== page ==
Re: New to Effexor

Posted by battygoth on May 10, 2001, at 17:49:24

In reply to Re: New to Effexor, posted by mtm on May 7, 2001, at 13:34:11

Seems that different people have different side effects, and oddly enough sometimes they are opposites. Really makes you wonder. Anyway, I am also new to Effexor. I have been on it 2 wks and 3 days. It is recommended to wean into this drug as well as out so I started at only 37.5mg for the first week. I felt nothing happen at this dose. Then I started the 75mg. Still no change for about another week. But the last 3 days have been hell. I have absolutely no improvement in anxiety and if anything, I'm worse. I was given this for anxiety, not depression, but I think it is making me depressed! I cannot get out of bed in the morning and I have trouble staying awake once I finally do. I have missed 2 days of private computer school which costs thousands of dollars and I cannot go on like this. I could hardly fix myself breakfast this morning and was so tired that I had to eat it in bed, put the plate down beside my bed and go back to sleep for 4 hrs. I think it is like what someone else wrote on a post I came across that was from last year. Someone mentioned having more dreams and having more vivid dreams. I have noticed past couple of days also that I am having upsetting dreams and that I am waking up in the middle of this dream stage and I think that when the brain is disturbed during this dream stage of sleep you end up feeling exhausted and not well rested and I think that is why I keep going back to sleep including sleeping for several hours in the afternoon the past few days. I took this drug with positive expectations and did not look at possible side effects so that my interpretations of how I felt would not be biased. I only started to look up possible side effects of sleepiness after I noticed this change in myself. I am really disappointed that this drug is not working out for me. I am afraid to even try other meds as I will have no idea what negative effects they will have on me and I cannot afford to miss more days of school. I injured my back and my leg from competing in bicycle racing while having scoliosis. I have permanent damage and am in chronic pain for which I am prescribed pain meds. The FXR was given to me by the pain clinic I go to. I have been unable to ride a bicycle for about 4 years and it was my whole life, it was everything to me. Now with this FXR I am having vivid dreams of trying to ride a bike again and it is immensely disturbing and upsetting. Anyone else experiencing side effects of vivid and upsetting dreams and inability to stay awake feel free to contact me at intheflatfields@hotmail.com .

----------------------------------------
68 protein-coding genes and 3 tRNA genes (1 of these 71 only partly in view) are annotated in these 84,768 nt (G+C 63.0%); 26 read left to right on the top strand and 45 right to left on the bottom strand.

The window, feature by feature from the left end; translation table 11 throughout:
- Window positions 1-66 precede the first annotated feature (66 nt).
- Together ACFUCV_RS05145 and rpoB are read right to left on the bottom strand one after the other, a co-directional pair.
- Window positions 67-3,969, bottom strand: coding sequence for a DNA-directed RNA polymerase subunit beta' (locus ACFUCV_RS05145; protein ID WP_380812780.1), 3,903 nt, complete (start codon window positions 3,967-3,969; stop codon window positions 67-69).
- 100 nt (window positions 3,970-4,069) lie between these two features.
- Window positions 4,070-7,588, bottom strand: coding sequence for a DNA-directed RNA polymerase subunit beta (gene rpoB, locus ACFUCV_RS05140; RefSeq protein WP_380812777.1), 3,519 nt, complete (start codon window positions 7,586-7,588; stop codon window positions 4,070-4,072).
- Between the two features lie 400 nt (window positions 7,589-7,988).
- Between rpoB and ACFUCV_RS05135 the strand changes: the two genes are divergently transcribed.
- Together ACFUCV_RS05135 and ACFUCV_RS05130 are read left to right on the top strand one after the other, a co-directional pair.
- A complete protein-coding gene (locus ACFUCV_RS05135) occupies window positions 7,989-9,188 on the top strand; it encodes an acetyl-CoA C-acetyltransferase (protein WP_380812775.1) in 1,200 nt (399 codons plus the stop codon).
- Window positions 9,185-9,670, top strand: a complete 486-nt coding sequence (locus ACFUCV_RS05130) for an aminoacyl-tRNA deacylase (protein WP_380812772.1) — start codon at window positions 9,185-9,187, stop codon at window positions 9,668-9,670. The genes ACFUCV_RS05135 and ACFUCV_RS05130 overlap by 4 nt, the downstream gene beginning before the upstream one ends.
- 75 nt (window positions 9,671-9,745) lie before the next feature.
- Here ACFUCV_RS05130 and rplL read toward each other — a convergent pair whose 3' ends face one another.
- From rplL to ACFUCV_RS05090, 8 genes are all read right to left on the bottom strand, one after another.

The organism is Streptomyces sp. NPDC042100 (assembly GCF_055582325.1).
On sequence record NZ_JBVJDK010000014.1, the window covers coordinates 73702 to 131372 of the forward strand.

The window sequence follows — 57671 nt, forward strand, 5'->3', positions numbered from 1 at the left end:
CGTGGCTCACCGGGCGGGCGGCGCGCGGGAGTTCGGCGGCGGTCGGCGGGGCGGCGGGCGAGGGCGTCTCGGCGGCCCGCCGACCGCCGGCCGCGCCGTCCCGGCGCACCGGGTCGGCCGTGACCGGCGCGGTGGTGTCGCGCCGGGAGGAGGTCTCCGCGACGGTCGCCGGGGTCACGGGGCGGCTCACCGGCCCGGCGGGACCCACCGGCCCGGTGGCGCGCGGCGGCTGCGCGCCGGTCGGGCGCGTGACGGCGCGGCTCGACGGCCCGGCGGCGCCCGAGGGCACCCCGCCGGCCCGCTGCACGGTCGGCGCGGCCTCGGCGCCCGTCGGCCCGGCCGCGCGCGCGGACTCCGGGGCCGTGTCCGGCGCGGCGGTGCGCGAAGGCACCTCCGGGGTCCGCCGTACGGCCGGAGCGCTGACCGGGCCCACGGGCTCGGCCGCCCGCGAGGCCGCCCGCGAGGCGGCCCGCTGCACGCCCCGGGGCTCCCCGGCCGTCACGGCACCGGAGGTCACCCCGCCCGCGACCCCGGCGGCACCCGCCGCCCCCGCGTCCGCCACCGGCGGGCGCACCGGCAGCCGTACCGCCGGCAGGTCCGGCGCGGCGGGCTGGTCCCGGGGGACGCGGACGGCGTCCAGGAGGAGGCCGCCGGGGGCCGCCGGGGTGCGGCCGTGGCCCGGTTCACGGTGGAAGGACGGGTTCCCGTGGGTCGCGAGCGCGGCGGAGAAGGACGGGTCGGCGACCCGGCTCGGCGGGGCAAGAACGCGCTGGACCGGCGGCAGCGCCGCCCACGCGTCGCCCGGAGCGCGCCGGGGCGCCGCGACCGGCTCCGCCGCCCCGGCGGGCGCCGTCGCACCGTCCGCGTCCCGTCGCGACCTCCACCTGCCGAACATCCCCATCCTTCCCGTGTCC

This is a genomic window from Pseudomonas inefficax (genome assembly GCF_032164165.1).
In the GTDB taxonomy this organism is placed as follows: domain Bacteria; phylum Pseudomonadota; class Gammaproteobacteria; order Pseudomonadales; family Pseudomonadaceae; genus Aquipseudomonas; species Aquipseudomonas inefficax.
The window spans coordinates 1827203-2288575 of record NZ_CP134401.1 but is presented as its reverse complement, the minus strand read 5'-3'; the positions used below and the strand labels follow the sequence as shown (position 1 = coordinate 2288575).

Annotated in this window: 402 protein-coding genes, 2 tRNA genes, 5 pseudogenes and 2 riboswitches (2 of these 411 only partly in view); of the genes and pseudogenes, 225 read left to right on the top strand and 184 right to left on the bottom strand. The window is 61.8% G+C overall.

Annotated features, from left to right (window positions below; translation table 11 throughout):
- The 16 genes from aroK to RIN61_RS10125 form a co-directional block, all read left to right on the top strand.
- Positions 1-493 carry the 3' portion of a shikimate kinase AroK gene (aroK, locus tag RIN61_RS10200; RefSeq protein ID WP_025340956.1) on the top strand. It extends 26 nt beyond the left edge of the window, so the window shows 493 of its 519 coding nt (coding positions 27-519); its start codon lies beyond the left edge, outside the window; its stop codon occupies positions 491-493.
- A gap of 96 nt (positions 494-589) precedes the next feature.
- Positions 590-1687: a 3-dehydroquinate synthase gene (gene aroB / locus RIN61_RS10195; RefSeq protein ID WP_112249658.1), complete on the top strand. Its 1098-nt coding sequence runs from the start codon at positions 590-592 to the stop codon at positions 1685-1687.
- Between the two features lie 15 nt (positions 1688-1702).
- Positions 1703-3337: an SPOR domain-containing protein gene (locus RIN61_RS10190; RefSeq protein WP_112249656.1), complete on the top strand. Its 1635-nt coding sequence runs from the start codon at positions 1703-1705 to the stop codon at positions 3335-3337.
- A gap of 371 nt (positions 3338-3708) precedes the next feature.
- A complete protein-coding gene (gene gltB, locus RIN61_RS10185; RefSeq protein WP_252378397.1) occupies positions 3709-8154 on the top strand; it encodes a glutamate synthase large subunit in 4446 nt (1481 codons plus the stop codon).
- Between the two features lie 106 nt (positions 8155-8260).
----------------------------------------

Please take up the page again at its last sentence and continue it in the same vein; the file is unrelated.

hands shaking on effexor

Posted by Craftnkidz on May 11, 2001, at 8:32:10

In reply to Anyone had success on Effexor XR? , posted by jp on October 24, 1999, at 14:59:14